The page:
Working While Black

The Untold Stories of Student Affairs Practitioners

Edited by:
Antione D. Tomlin, Anne Arundel Community College

A volume in the series: Identity & Practice in Higher Education-Student Affairs. Editor(s): Pietro A. Sasso, Delaware State University. Shelley Price-Williams, University of Northern Iowa.

Published 2022

Working While Black: The Untold Stories of Student Affairs Practitioners will examine the narratives of student affairs professionals and how they navigate their professional experiences. While student affairs can be a high pressure and high stress environment for all professionals, Black professionals are often overworked, underheard, and made to feel devalued. Therefore, it is important to consider how student affairs professionals are managing the profession, colleagues, and students while Black.

I approach this book from an asset-based approach where chapter authors are approaching both the challenges and opportunities they have experienced due to being a Black while working as a student affairs practitioner. Chapter authors also provide poignant advice on how current and potential student affairs professionals can successfully navigate the field. One especially important contribution of this book is that our authors are from a variety of student affairs areas including: residence life, student engagement, career services, counseling, student conduct, athletics, student activities, diversity, equity, and inclusion, and academic advising. Additionally, chapter authors are student affairs professionals at predominantly White institutions, historically Black colleges and universities, and online universities. Given the breadth of experiences each chapter will provide poignant suggestions for student affairs practitioners across the nation as well as for institutions who are looking to better understand these experiences to better support their own employees.

Popular education press and scholarly conversations have focused on the experiences of student affairs professionals (Renn & Hodges, 2007). There has also been scholarship around the Black student affairs professional experience (West, 2015; Husband. 2016). This book will add to the current press and scholarly conversations by allowing Black student affairs professionals to tell their own stories, providing additional insight into what it is like to work while Black. Institutions of higher education can learn much from the stories shared in this book that can inform the recruitment and retention of Black professionals. Thus, Working While Black: The Untold Stories of Student Affairs Practitioners is positioned to be a must read for all higher education professionals and institutions who are looking for strategies to support Black student affairs professionals.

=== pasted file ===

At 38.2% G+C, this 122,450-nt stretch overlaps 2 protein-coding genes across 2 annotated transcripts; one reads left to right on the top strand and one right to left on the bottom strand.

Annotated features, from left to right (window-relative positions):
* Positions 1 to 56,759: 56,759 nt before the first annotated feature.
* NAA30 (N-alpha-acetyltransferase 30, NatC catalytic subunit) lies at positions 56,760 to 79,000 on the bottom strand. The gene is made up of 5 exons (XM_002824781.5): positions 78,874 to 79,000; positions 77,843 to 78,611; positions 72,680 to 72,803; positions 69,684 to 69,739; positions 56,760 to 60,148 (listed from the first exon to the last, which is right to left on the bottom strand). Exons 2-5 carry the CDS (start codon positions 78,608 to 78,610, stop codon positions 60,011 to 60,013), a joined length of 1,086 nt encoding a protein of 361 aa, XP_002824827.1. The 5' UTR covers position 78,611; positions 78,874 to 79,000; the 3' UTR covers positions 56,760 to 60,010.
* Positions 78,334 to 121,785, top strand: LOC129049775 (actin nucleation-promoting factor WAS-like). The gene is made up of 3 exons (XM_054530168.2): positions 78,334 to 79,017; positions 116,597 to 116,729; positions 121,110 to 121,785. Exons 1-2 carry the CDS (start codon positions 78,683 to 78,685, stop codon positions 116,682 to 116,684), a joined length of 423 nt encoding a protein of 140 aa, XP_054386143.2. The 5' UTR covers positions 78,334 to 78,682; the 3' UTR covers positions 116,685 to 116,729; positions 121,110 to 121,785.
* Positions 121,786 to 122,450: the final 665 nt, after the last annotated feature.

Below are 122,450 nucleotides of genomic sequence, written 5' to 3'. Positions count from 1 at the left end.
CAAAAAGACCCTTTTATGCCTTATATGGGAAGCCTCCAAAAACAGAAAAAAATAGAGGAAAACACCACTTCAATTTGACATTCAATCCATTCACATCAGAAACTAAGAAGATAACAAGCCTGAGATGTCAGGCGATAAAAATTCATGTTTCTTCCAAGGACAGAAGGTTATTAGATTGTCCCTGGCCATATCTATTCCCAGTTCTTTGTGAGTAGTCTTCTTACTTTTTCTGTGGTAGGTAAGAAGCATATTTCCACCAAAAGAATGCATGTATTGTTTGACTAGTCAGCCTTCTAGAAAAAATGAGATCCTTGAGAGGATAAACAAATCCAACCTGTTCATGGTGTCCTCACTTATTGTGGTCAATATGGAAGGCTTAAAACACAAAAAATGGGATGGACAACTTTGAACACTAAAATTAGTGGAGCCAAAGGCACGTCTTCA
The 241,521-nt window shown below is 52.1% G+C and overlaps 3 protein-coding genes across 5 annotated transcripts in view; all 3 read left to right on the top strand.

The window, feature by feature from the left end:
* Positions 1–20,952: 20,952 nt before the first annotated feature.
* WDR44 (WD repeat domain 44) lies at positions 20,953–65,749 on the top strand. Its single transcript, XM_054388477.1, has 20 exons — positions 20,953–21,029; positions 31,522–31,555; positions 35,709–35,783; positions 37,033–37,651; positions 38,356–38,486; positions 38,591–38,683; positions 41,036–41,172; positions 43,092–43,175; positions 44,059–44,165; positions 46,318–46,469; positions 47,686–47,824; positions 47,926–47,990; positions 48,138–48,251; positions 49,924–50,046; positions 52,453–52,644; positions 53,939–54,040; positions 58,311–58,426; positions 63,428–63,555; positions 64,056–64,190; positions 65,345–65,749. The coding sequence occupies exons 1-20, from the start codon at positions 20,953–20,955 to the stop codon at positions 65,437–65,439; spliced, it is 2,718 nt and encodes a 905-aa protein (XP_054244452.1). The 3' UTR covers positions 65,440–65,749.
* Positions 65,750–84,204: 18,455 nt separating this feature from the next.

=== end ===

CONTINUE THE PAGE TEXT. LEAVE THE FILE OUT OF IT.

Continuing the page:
Introduction, Antione D. Tomlin. SECTION I: YOU WILL HEAR ME #BLACKWOMEN. Not All SuperHERoes Wear Capes, Jenn C. Brad. Where Do I Go From Here? The Journey of Being Led by the Lost, DeShawn Burrell. Shit I Hear in My Office, Kisha E. Calbert. When I Finally Got a Black Boss, Jasmine C. Marks. Dear Colleagues: It’s Not Me, It’s You, DeAnna Katey. Angry Advocate Revelations: Standpoints and Lessons From One Black Feminist Womxn in Student Affairs, Avina I. Ross. SECTION II: WHERE ARE THE BLACK MEN? I STEP UP BECAUSE I HAVE TO! #BLACKMAN. What Not to Do: The “Token” Black Man, Geoffrey L. Colbert. Do I Really Belong Here? Corey D. Robinson. To Be Young, Black, and Doctoring: The Fight to Be PhinisheD While Working Full Time, Relius Johnson. Dark Matter or a Matter of Darkness? Queermisia, AfroPessimism, and Fatimisia in Higher Education, Olajiwon K. McCadney. Black, Young ... and Disabled? Thoughts From a Disabled Black Male Student Affairs Practitioner, Laventrice S. Ridgeway. SECTION III: I PROMISE IT IS NOT ALL BAD. KEEP PUSHING! #BLACKSAPROMATTER! “You Forgot Your Pearls and Gloves”: A Meditation From a Vice President of Student Affairs, Davida L. Haywood. You Said It, You Meant It, But I Have Moved On, D. Mack. Walking the Line: Black Student Advocacy and Self Preservation, Jayson E. L. Douglas. Sis Is Tired: The Trials and Tribulations of Being a Professional Black Women in Higher Education, Zakia Johnson. The Expectation of Black Martyrdom in Support of the Student and the Importance of Boundaries, Aja Simpson Zulfiqar. Invisible and in the Way, Yet We Still Rise, LaDarius Thompson. Ambition Is Bait, Kira Gatewood. Conclusion, Antione D. Tomlin. About the Contributors.